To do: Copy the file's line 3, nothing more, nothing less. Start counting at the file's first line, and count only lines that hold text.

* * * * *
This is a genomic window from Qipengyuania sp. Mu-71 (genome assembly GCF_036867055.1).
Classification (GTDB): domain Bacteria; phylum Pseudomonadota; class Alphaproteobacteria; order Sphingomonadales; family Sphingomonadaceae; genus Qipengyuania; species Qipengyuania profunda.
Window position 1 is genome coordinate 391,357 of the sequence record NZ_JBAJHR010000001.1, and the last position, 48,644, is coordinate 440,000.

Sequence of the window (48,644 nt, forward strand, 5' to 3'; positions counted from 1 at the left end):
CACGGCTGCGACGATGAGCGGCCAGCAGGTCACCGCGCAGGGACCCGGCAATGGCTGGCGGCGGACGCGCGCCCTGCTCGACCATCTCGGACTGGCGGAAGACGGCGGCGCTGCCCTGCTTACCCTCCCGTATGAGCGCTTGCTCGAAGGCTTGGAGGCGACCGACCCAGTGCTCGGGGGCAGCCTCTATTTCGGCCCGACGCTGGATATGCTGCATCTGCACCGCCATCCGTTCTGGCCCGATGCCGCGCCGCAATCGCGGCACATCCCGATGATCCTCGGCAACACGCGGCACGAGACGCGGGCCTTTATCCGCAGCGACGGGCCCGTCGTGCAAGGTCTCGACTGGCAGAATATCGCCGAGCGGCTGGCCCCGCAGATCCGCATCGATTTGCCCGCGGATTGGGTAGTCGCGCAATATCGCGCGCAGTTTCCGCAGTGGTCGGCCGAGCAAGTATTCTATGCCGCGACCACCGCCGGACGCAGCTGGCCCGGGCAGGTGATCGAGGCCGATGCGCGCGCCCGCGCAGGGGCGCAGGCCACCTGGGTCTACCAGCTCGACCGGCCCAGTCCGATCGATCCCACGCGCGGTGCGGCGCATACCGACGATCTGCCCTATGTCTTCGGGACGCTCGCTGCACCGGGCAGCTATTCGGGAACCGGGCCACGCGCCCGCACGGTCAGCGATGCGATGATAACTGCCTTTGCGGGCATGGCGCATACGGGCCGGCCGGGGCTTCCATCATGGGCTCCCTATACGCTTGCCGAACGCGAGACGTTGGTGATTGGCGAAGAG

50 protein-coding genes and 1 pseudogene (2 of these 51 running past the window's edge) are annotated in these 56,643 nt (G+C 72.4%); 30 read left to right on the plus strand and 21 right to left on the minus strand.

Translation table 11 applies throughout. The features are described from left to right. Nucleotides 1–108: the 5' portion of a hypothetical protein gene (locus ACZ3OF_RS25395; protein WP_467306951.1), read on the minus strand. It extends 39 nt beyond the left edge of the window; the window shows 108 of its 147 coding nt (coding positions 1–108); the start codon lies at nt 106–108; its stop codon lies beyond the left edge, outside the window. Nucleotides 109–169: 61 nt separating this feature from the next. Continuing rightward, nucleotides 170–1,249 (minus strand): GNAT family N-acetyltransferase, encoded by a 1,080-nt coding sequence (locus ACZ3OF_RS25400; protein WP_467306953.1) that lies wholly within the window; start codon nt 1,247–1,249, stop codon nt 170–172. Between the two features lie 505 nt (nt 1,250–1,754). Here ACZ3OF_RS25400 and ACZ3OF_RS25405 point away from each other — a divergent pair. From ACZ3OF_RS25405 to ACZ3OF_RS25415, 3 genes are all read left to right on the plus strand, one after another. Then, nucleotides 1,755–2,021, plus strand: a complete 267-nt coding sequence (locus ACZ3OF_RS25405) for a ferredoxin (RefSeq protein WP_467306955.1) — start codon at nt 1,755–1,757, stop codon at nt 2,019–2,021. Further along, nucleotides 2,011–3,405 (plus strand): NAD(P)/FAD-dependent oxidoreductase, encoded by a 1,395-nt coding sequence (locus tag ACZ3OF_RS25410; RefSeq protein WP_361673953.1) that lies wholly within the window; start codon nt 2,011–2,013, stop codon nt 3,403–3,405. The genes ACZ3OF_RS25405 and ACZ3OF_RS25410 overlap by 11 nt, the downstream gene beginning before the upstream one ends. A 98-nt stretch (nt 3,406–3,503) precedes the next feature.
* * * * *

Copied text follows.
Window position 1 is genome coordinate 391,357 of the sequence record NZ_JBAJHR010000001.1, and the last position, 48,644, is coordinate 440,000.